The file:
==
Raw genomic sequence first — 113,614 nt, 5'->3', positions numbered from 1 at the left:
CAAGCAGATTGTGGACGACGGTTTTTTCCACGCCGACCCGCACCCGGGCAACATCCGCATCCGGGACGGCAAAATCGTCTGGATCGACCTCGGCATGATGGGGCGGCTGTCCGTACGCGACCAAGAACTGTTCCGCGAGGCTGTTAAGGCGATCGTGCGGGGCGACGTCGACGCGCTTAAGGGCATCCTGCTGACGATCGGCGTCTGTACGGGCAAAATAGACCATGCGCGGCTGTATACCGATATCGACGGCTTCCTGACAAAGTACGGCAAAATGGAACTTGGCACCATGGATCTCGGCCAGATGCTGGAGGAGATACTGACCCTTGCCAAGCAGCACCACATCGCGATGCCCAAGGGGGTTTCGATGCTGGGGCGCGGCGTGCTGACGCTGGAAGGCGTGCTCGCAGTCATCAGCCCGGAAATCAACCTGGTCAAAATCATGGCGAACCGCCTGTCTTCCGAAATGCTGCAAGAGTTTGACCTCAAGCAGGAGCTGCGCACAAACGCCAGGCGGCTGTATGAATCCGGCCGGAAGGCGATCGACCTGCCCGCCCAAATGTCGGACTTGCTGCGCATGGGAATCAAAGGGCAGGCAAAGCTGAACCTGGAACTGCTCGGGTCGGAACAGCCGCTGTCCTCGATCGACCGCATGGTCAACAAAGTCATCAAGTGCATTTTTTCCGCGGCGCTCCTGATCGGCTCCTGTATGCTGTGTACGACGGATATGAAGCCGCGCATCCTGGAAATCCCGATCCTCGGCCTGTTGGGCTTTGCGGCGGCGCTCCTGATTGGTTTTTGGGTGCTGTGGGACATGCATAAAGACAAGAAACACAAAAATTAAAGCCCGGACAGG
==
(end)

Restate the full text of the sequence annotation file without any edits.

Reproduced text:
Raw genomic sequence first — 113,614 nt, 5'->3', positions numbered from 1 at the left:
CAAGCAGATTGTGGACGACGGTTTTTTCCACGCCGACCCGCACCCGGGCAACATCCGCATCCGGGACGGCAAAATCGTCTGGATCGACCTCGGCATGATGGGGCGGCTGTCCGTACGCGACCAAGAACTGTTCCGCGAGGCTGTTAAGGCGATCGTGCGGGGCGACGTCGACGCGCTTAAGGGCATCCTGCTGACGATCGGCGTCTGTACGGGCAAAATAGACCATGCGCGGCTGTATACCGATATCGACGGCTTCCTGACAAAGTACGGCAAAATGGAACTTGGCACCATGGATCTCGGCCAGATGCTGGAGGAGATACTGACCCTTGCCAAGCAGCACCACATCGCGATGCCCAAGGGGGTTTCGATGCTGGGGCGCGGCGTGCTGACGCTGGAAGGCGTGCTCGCAGTCATCAGCCCGGAAATCAACCTGGTCAAAATCATGGCGAACCGCCTGTCTTCCGAAATGCTGCAAGAGTTTGACCTCAAGCAGGAGCTGCGCACAAACGCCAGGCGGCTGTATGAATCCGGCCGGAAGGCGATCGACCTGCCCGCCCAAATGTCGGACTTGCTGCGCATGGGAATCAAAGGGCAGGCAAAGCTGAACCTGGAACTGCTCGGGTCGGAACAGCCGCTGTCCTCGATCGACCGCATGGTCAACAAAGTCATCAAGTGCATTTTTTCCGCGGCGCTCCTGATCGGCTCCTGTATGCTGTGTACGACGGATATGAAGCCGCGCATCCTGGAAATCCCGATCCTCGGCCTGTTGGGCTTTGCGGCGGCGCTCCTGATTGGTTTTTGGGTGCTGTGGGACATGCATAAAGACAAGAAACACAAAAATTAAAGCCCGGACAGG